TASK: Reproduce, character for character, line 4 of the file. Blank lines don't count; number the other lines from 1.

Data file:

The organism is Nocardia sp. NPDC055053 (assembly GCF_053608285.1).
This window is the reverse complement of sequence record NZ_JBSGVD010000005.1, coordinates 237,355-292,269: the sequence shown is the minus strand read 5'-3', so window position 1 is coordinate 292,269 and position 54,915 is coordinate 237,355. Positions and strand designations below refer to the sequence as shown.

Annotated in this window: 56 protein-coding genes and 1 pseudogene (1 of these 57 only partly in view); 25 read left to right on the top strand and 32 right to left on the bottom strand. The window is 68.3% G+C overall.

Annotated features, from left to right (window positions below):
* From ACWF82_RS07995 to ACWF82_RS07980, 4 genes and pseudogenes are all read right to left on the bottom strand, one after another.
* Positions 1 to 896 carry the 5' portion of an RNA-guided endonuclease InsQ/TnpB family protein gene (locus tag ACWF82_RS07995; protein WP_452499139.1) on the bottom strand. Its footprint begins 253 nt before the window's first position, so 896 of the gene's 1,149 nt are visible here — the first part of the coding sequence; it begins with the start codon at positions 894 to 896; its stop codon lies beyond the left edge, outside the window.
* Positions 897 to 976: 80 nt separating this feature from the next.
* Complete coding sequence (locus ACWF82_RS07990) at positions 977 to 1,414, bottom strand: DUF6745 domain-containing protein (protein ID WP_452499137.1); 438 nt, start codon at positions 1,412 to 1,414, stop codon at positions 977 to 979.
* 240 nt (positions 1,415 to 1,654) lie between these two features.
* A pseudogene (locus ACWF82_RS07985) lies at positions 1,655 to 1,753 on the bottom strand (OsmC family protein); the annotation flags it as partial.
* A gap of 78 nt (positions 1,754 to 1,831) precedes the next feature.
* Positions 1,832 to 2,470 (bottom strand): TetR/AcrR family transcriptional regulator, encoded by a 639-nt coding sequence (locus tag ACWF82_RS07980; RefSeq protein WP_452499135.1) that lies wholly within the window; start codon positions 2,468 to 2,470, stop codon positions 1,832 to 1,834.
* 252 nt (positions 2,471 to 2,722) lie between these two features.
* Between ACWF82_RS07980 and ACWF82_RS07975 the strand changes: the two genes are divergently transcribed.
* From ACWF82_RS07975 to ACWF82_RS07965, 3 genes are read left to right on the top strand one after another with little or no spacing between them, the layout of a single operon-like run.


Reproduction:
Annotated features, from left to right (window positions below):